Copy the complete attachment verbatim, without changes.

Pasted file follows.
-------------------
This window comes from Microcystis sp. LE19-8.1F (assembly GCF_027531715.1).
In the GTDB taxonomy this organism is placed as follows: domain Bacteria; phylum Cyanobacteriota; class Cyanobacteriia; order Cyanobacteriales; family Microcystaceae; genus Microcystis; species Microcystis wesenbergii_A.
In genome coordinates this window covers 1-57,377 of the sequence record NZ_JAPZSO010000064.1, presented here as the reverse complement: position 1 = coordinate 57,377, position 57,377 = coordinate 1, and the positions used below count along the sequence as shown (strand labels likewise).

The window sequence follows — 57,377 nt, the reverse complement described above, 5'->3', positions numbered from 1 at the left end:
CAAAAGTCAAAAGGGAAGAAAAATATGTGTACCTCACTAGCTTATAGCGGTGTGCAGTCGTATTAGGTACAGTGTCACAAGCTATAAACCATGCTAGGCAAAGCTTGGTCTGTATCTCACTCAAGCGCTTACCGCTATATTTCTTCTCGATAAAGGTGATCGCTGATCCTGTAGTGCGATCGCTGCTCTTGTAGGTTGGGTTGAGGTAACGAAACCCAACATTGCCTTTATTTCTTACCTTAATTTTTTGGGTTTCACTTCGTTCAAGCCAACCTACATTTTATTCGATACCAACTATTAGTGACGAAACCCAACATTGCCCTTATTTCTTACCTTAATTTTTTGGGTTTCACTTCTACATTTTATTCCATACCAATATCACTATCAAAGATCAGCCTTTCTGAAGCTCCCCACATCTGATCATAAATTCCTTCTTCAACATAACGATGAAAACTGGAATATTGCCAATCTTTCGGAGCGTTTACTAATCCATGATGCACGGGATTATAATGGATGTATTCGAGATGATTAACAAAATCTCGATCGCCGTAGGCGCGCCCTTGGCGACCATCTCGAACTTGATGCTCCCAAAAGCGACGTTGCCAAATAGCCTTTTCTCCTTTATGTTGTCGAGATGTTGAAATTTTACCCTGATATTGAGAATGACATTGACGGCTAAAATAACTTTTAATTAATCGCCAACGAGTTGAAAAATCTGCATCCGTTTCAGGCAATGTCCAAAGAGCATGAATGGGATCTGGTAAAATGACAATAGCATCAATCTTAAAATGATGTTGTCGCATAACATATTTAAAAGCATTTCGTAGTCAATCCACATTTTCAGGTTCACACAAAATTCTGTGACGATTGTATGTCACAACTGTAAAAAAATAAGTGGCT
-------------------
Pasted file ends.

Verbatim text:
This window comes from Microcystis sp. LE19-8.1F (assembly GCF_027531715.1).
In the GTDB taxonomy this organism is placed as follows: domain Bacteria; phylum Cyanobacteriota; class Cyanobacteriia; order Cyanobacteriales; family Microcystaceae; genus Microcystis; species Microcystis wesenbergii_A.
In genome coordinates this window covers 1-57,377 of the sequence record NZ_JAPZSO010000064.1, presented here as the reverse complement: position 1 = coordinate 57,377, position 57,377 = coordinate 1, and the positions used below count along the sequence as shown (strand labels likewise).

The window sequence follows — 57,377 nt, the reverse complement described above, 5'->3', positions numbered from 1 at the left end:
CAAAAGTCAAAAGGGAAGAAAAATATGTGTACCTCACTAGCTTATAGCGGTGTGCAGTCGTATTAGGTACAGTGTCACAAGCTATAAACCATGCTAGGCAAAGCTTGGTCTGTATCTCACTCAAGCGCTTACCGCTATATTTCTTCTCGATAAAGGTGATCGCTGATCCTGTAGTGCGATCGCTGCTCTTGTAGGTTGGGTTGAGGTAACGAAACCCAACATTGCCTTTATTTCTTACCTTAATTTTTTGGGTTTCACTTCGTTCAAGCCAACCTACATTTTATTCGATACCAACTATTAGTGACGAAACCCAACATTGCCCTTATTTCTTACCTTAATTTTTTGGGTTTCACTTCTACATTTTATTCCATACCAATATCACTATCAAAGATCAGCCTTTCTGAAGCTCCCCACATCTGATCATAAATTCCTTCTTCAACATAACGATGAAAACTGGAATATTGCCAATCTTTCGGAGCGTTTACTAATCCATGATGCACGGGATTATAATGGATGTATTCGAGATGATTAACAAAATCTCGATCGCCGTAGGCGCGCCCTTGGCGACCATCTCGAACTTGATGCTCCCAAAAGCGACGTTGCCAAATAGCCTTTTCTCCTTTATGTTGTCGAGATGTTGAAATTTTACCCTGATATTGAGAATGACATTGACGGCTAAAATAACTTTTAATTAATCGCCAACGAGTTGAAAAATCTGCATCCGTTTCAGGCAATGTCCAAAGAGCATGAATGGGATCTGGTAAAATGACAATAGCATCAATCTTAAAATGATGTTGTCGCATAACATATTTAAAAGCATTTCGTAGTCAATCCACATTTTCAGGTTCACACAAAATTCTGTGACGATTGTATGTCACAACTGTAAAAAAATAAGTGGCT